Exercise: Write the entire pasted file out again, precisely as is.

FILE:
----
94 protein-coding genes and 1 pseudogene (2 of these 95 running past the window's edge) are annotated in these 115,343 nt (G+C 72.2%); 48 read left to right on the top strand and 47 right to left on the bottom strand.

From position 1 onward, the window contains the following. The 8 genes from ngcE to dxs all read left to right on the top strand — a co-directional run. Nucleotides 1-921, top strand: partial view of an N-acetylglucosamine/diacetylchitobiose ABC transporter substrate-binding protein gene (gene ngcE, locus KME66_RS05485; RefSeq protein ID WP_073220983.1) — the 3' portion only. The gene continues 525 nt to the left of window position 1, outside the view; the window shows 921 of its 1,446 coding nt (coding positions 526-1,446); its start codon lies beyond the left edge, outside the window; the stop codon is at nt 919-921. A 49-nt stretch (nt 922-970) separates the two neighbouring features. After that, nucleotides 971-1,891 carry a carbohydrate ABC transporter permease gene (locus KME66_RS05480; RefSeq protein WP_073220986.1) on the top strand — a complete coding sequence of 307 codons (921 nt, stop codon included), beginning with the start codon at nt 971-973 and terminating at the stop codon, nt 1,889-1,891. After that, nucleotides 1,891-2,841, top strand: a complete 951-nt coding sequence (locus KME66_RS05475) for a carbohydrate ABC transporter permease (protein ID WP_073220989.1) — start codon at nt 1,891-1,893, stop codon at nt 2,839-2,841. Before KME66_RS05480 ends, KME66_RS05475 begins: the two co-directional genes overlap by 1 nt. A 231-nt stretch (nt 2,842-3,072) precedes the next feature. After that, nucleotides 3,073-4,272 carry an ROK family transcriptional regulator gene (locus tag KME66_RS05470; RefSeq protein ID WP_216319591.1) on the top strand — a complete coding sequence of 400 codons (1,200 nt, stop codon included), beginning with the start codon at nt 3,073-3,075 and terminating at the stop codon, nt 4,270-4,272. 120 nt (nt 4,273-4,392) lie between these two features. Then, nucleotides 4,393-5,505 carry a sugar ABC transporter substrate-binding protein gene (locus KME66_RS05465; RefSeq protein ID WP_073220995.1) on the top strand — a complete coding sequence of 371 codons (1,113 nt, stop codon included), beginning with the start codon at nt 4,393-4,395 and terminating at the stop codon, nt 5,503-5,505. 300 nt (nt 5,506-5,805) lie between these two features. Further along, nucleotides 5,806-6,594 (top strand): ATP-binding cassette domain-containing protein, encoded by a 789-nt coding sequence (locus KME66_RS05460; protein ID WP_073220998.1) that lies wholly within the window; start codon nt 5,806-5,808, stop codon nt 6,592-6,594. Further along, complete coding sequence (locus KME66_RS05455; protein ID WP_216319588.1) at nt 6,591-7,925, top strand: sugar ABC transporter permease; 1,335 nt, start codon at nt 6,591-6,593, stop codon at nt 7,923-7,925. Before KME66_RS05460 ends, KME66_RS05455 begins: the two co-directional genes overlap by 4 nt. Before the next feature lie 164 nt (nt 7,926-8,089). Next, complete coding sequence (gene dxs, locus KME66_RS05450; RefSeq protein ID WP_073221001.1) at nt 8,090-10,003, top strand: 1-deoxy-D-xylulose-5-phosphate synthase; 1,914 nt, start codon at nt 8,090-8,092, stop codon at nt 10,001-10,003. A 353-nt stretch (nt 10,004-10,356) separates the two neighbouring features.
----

94 protein-coding genes and 1 pseudogene (2 of these 95 running past the window's edge) are annotated in these 115,343 nt (G+C 72.2%); 48 read left to right on the top strand and 47 right to left on the bottom strand.

From position 1 onward, the window contains the following. The 8 genes from ngcE to dxs all read left to right on the top strand — a co-directional run. Nucleotides 1-921, top strand: partial view of an N-acetylglucosamine/diacetylchitobiose ABC transporter substrate-binding protein gene (gene ngcE, locus KME66_RS05485; RefSeq protein ID WP_073220983.1) — the 3' portion only. The gene continues 525 nt to the left of window position 1, outside the view; the window shows 921 of its 1,446 coding nt (coding positions 526-1,446); its start codon lies beyond the left edge, outside the window; the stop codon is at nt 919-921. A 49-nt stretch (nt 922-970) separates the two neighbouring features. After that, nucleotides 971-1,891 carry a carbohydrate ABC transporter permease gene (locus KME66_RS05480; RefSeq protein WP_073220986.1) on the top strand — a complete coding sequence of 307 codons (921 nt, stop codon included), beginning with the start codon at nt 971-973 and terminating at the stop codon, nt 1,889-1,891. After that, nucleotides 1,891-2,841, top strand: a complete 951-nt coding sequence (locus KME66_RS05475) for a carbohydrate ABC transporter permease (protein ID WP_073220989.1) — start codon at nt 1,891-1,893, stop codon at nt 2,839-2,841. Before KME66_RS05480 ends, KME66_RS05475 begins: the two co-directional genes overlap by 1 nt. A 231-nt stretch (nt 2,842-3,072) precedes the next feature. After that, nucleotides 3,073-4,272 carry an ROK family transcriptional regulator gene (locus tag KME66_RS05470; RefSeq protein ID WP_216319591.1) on the top strand — a complete coding sequence of 400 codons (1,200 nt, stop codon included), beginning with the start codon at nt 3,073-3,075 and terminating at the stop codon, nt 4,270-4,272. 120 nt (nt 4,273-4,392) lie between these two features. Then, nucleotides 4,393-5,505 carry a sugar ABC transporter substrate-binding protein gene (locus KME66_RS05465; RefSeq protein ID WP_073220995.1) on the top strand — a complete coding sequence of 371 codons (1,113 nt, stop codon included), beginning with the start codon at nt 4,393-4,395 and terminating at the stop codon, nt 5,503-5,505. 300 nt (nt 5,506-5,805) lie between these two features. Further along, nucleotides 5,806-6,594 (top strand): ATP-binding cassette domain-containing protein, encoded by a 789-nt coding sequence (locus KME66_RS05460; protein ID WP_073220998.1) that lies wholly within the window; start codon nt 5,806-5,808, stop codon nt 6,592-6,594. Further along, complete coding sequence (locus KME66_RS05455; protein ID WP_216319588.1) at nt 6,591-7,925, top strand: sugar ABC transporter permease; 1,335 nt, start codon at nt 6,591-6,593, stop codon at nt 7,923-7,925. Before KME66_RS05460 ends, KME66_RS05455 begins: the two co-directional genes overlap by 4 nt. Before the next feature lie 164 nt (nt 7,926-8,089). Next, complete coding sequence (gene dxs, locus KME66_RS05450; RefSeq protein ID WP_073221001.1) at nt 8,090-10,003, top strand: 1-deoxy-D-xylulose-5-phosphate synthase; 1,914 nt, start codon at nt 8,090-8,092, stop codon at nt 10,001-10,003. A 353-nt stretch (nt 10,004-10,356) separates the two neighbouring features.